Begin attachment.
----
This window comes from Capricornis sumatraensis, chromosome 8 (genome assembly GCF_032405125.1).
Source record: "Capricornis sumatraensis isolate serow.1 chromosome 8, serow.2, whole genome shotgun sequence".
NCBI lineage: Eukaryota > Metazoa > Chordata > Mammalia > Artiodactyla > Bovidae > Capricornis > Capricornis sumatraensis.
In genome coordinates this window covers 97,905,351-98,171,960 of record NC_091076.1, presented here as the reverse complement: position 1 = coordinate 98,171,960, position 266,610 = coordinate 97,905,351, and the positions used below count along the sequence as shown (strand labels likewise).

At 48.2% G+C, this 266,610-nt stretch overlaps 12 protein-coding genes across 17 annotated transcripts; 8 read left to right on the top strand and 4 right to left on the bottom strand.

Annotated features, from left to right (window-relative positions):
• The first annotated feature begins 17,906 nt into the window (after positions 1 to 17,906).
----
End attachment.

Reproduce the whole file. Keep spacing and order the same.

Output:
This window comes from Capricornis sumatraensis, chromosome 8 (genome assembly GCF_032405125.1).
Source record: "Capricornis sumatraensis isolate serow.1 chromosome 8, serow.2, whole genome shotgun sequence".
NCBI lineage: Eukaryota > Metazoa > Chordata > Mammalia > Artiodactyla > Bovidae > Capricornis > Capricornis sumatraensis.
In genome coordinates this window covers 97,905,351-98,171,960 of record NC_091076.1, presented here as the reverse complement: position 1 = coordinate 98,171,960, position 266,610 = coordinate 97,905,351, and the positions used below count along the sequence as shown (strand labels likewise).

At 48.2% G+C, this 266,610-nt stretch overlaps 12 protein-coding genes across 17 annotated transcripts; 8 read left to right on the top strand and 4 right to left on the bottom strand.

Annotated features, from left to right (window-relative positions):
• The first annotated feature begins 17,906 nt into the window (after positions 1 to 17,906).